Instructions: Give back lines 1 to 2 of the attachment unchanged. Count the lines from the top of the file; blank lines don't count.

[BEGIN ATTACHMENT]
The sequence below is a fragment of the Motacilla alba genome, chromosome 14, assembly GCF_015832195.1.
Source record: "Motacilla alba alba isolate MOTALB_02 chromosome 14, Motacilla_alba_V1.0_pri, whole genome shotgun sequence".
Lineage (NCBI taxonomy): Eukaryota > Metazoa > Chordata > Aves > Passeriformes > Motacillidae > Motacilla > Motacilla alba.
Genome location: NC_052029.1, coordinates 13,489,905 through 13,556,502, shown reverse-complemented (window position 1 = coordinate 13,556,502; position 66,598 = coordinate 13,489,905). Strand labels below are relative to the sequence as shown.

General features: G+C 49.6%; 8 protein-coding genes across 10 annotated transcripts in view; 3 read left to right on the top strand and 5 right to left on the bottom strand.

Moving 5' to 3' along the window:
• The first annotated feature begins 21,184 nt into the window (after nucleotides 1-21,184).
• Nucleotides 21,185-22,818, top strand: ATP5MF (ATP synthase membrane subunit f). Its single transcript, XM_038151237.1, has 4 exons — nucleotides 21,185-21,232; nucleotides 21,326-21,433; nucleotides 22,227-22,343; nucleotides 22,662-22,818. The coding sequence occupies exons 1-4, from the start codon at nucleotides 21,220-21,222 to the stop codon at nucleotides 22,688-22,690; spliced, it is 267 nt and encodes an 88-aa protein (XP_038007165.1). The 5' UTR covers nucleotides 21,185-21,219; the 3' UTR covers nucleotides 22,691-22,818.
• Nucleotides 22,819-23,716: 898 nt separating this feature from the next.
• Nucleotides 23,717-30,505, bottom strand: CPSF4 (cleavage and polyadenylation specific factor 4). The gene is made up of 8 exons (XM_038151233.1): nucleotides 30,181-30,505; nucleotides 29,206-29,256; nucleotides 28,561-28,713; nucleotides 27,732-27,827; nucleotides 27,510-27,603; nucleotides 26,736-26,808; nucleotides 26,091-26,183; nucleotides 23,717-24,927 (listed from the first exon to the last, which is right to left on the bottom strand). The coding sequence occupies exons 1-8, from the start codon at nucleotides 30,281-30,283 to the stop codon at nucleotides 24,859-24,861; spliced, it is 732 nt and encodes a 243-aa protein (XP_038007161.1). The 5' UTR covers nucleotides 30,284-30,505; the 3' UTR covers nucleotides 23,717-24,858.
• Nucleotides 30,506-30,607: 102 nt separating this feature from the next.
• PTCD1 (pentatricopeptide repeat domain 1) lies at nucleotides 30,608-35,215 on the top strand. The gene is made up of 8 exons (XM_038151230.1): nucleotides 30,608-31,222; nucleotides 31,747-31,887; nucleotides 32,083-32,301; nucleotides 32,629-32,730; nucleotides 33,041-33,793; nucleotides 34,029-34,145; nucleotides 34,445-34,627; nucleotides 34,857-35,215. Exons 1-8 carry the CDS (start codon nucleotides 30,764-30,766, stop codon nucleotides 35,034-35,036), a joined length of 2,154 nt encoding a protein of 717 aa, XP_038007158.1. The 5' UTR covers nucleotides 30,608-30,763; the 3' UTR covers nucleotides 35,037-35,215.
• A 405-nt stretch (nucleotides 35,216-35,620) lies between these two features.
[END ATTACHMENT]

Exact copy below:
The sequence below is a fragment of the Motacilla alba genome, chromosome 14, assembly GCF_015832195.1.
Source record: "Motacilla alba alba isolate MOTALB_02 chromosome 14, Motacilla_alba_V1.0_pri, whole genome shotgun sequence".